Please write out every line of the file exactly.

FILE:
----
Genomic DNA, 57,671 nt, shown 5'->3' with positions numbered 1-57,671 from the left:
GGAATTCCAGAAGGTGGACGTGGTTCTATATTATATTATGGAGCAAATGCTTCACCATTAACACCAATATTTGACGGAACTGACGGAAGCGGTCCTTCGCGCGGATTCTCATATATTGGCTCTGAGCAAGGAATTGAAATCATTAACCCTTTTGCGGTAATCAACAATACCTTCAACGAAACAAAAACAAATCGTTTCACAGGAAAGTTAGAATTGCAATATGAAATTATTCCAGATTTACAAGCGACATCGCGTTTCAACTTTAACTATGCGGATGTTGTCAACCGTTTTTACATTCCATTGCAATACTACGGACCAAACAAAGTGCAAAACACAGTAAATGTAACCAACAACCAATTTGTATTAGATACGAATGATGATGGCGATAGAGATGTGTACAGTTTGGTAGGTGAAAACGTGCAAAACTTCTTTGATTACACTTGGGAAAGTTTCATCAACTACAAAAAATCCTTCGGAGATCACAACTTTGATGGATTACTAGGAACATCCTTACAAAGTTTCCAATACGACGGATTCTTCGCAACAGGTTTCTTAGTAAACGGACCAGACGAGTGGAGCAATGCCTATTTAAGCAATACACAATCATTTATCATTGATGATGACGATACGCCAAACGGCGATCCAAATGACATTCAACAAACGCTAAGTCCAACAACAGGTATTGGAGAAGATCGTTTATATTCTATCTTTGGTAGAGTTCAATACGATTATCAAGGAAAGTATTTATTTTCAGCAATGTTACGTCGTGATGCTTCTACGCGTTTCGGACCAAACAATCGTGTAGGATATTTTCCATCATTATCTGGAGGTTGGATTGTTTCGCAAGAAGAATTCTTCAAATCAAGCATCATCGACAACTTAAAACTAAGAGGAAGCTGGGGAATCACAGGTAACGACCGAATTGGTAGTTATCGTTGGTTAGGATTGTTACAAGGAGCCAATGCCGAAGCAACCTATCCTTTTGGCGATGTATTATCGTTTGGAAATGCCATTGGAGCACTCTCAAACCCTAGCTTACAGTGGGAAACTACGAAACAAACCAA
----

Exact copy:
Genomic DNA, 57,671 nt, shown 5'->3' with positions numbered 1-57,671 from the left:
GGAATTCCAGAAGGTGGACGTGGTTCTATATTATATTATGGAGCAAATGCTTCACCATTAACACCAATATTTGACGGAACTGACGGAAGCGGTCCTTCGCGCGGATTCTCATATATTGGCTCTGAGCAAGGAATTGAAATCATTAACCCTTTTGCGGTAATCAACAATACCTTCAACGAAACAAAAACAAATCGTTTCACAGGAAAGTTAGAATTGCAATATGAAATTATTCCAGATTTACAAGCGACATCGCGTTTCAACTTTAACTATGCGGATGTTGTCAACCGTTTTTACATTCCATTGCAATACTACGGACCAAACAAAGTGCAAAACACAGTAAATGTAACCAACAACCAATTTGTATTAGATACGAATGATGATGGCGATAGAGATGTGTACAGTTTGGTAGGTGAAAACGTGCAAAACTTCTTTGATTACACTTGGGAAAGTTTCATCAACTACAAAAAATCCTTCGGAGATCACAACTTTGATGGATTACTAGGAACATCCTTACAAAGTTTCCAATACGACGGATTCTTCGCAACAGGTTTCTTAGTAAACGGACCAGACGAGTGGAGCAATGCCTATTTAAGCAATACACAATCATTTATCATTGATGATGACGATACGCCAAACGGCGATCCAAATGACATTCAACAAACGCTAAGTCCAACAACAGGTATTGGAGAAGATCGTTTATATTCTATCTTTGGTAGAGTTCAATACGATTATCAAGGAAAGTATTTATTTTCAGCAATGTTACGTCGTGATGCTTCTACGCGTTTCGGACCAAACAATCGTGTAGGATATTTTCCATCATTATCTGGAGGTTGGATTGTTTCGCAAGAAGAATTCTTCAAATCAAGCATCATCGACAACTTAAAACTAAGAGGAAGCTGGGGAATCACAGGTAACGACCGAATTGGTAGTTATCGTTGGTTAGGATTGTTACAAGGAGCCAATGCCGAAGCAACCTATCCTTTTGGCGATGTATTATCGTTTGGAAATGCCATTGGAGCACTCTCAAACCCTAGCTTACAGTGGGAAACTACGAAACAAACCAA